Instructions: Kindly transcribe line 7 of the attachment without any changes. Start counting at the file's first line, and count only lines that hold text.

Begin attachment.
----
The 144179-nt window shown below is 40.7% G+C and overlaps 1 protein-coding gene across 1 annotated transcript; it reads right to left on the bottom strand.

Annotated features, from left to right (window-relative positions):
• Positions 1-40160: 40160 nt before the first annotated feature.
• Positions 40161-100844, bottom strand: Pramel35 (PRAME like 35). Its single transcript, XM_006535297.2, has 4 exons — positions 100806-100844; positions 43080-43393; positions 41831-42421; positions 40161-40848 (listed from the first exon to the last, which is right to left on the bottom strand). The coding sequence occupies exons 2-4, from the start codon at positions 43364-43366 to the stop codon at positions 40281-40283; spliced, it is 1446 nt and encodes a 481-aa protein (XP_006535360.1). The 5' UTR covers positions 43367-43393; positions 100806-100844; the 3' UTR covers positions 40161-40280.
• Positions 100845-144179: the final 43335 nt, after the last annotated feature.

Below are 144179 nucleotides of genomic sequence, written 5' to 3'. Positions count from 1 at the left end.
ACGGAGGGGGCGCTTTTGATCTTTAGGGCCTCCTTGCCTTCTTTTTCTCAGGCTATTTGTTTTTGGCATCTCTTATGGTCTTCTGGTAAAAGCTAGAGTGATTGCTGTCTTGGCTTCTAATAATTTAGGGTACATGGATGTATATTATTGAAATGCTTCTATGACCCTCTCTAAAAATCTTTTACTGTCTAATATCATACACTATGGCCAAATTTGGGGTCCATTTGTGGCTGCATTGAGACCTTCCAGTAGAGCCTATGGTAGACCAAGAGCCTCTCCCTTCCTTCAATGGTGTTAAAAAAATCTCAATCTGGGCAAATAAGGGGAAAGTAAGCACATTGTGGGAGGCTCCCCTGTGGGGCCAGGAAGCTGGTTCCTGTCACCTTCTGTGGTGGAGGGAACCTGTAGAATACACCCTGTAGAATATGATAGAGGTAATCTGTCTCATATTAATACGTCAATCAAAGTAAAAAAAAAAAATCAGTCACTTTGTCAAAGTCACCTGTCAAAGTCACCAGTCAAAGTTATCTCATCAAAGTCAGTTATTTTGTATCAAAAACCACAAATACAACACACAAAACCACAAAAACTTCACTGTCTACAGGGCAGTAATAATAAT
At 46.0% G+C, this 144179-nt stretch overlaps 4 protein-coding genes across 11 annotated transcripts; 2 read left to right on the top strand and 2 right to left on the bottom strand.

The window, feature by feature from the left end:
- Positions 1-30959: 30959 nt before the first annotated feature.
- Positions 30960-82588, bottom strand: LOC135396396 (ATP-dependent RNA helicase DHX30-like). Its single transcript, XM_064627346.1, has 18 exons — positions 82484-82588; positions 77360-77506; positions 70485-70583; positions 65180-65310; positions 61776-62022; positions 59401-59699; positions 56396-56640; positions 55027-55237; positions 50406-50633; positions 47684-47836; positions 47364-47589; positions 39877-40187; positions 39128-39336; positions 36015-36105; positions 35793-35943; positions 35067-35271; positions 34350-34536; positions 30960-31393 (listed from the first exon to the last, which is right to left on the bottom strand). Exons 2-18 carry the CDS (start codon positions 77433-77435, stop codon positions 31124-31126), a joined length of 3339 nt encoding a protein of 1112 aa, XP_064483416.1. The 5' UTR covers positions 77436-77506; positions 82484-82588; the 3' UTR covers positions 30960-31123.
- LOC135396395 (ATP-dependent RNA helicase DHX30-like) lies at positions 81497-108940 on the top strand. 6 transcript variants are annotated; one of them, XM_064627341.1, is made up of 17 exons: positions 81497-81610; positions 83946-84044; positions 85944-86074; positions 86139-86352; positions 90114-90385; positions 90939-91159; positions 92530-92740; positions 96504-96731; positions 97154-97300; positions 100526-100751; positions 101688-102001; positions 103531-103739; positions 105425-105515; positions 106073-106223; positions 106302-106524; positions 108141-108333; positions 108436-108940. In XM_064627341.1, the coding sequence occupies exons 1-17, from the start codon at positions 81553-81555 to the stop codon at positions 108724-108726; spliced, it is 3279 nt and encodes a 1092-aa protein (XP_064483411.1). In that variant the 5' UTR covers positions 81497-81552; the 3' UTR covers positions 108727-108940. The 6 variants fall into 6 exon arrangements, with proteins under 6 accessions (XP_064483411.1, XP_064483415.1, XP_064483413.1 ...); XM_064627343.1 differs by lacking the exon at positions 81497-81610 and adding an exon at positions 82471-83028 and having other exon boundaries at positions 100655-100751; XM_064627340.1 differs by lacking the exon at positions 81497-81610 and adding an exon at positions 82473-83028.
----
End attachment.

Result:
ACGGAGGGGGCGCTTTTGATCTTTAGGGCCTCCTTGCCTTCTTTTTCTCAGGCTATTTGTTTTTGGCATCTCTTATGGTCTTCTGGTAAAAGCTAGAGTGATTGCTGTCTTGGCTTCTAATAATTTAGGGTACATGGATGTATATTATTGAAATGCTTCTATGACCCTCTCTAAAAATCTTTTACTGTCTAATATCATACACTATGGCCAAATTTGGGGTCCATTTGTGGCTGCATTGAGACCTTCCAGTAGAGCCTATGGTAGACCAAGAGCCTCTCCCTTCCTTCAATGGTGTTAAAAAAATCTCAATCTGGGCAAATAAGGGGAAAGTAAGCACATTGTGGGAGGCTCCCCTGTGGGGCCAGGAAGCTGGTTCCTGTCACCTTCTGTGGTGGAGGGAACCTGTAGAATACACCCTGTAGAATATGATAGAGGTAATCTGTCTCATATTAATACGTCAATCAAAGTAAAAAAAAAAAATCAGTCACTTTGTCAAAGTCACCTGTCAAAGTCACCAGTCAAAGTTATCTCATCAAAGTCAGTTATTTTGTATCAAAAACCACAAATACAACACACAAAACCACAAAAACTTCACTGTCTACAGGGCAGTAATAATAAT